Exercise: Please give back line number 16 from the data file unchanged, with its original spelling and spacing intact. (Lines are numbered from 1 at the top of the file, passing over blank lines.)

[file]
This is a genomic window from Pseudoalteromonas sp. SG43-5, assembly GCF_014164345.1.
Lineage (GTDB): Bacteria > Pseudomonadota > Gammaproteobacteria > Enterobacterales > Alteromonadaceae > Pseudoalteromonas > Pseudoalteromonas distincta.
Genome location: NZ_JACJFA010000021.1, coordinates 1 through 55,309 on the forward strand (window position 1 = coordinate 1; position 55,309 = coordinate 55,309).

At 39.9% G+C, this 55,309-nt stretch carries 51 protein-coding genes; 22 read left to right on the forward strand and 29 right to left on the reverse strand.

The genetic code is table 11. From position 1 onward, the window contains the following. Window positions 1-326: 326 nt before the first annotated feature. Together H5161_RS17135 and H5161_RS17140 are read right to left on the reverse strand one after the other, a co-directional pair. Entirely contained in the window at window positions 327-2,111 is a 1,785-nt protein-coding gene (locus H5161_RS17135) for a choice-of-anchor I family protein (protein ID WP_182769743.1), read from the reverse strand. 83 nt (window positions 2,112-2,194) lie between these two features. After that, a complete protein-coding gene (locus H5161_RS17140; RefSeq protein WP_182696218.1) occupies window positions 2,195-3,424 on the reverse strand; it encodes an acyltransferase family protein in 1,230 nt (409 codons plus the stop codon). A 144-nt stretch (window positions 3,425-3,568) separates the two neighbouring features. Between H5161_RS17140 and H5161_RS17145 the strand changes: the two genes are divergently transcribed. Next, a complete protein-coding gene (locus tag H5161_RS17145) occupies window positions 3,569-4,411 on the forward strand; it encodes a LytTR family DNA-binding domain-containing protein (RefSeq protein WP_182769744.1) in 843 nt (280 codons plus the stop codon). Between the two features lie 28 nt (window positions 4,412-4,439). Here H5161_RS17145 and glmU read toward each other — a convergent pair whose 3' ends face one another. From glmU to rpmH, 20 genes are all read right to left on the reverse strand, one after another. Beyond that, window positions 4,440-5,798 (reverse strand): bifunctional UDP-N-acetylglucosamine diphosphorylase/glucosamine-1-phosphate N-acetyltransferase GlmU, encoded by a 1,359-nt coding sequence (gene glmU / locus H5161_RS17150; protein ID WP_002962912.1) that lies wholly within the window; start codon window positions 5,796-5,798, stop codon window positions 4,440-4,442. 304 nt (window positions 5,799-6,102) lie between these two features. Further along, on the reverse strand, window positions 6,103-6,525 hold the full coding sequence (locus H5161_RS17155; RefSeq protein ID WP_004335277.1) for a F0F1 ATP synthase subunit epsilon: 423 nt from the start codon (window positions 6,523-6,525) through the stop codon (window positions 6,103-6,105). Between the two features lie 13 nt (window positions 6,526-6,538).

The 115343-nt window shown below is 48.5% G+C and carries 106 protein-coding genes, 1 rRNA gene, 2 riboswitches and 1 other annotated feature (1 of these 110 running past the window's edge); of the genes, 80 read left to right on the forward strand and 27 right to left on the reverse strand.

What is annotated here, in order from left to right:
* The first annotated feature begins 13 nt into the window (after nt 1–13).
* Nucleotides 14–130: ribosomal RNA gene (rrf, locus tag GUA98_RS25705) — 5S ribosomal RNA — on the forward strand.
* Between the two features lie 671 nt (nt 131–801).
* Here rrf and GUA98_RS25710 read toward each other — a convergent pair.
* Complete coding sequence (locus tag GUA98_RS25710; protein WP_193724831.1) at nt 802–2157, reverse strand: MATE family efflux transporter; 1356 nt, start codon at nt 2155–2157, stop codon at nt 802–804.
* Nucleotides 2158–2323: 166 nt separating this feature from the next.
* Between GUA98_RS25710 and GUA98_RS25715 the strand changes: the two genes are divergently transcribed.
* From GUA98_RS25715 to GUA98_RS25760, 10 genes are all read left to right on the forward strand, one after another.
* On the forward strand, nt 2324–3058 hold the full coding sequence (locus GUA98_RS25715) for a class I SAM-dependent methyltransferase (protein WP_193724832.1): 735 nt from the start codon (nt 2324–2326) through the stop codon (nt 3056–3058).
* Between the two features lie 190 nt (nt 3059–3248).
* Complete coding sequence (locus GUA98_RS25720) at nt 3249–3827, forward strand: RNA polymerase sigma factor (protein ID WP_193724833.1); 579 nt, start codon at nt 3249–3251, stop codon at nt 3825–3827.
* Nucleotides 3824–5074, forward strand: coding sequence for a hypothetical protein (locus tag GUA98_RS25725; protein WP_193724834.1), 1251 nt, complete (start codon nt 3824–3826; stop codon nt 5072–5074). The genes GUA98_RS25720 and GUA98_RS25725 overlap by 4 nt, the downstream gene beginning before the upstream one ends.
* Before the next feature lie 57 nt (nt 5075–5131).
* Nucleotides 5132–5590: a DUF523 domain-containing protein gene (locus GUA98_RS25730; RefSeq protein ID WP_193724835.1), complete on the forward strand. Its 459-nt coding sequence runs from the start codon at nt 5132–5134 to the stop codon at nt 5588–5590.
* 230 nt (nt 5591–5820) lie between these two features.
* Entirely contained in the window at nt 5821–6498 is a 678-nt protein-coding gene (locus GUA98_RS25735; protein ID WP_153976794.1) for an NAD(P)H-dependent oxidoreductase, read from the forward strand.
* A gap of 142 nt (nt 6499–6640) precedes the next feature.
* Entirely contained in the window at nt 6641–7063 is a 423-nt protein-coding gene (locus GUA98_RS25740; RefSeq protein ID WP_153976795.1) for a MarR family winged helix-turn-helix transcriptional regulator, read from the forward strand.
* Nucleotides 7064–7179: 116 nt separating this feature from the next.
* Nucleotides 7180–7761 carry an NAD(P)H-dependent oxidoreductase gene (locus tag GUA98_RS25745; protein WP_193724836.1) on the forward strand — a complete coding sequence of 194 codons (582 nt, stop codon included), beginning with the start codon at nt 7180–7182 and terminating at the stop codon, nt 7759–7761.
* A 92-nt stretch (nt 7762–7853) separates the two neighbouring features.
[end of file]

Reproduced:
* On the forward strand, nt 2324–3058 hold the full coding sequence (locus GUA98_RS25715) for a class I SAM-dependent methyltransferase (protein WP_193724832.1): 735 nt from the start codon (nt 2324–2326) through the stop codon (nt 3056–3058).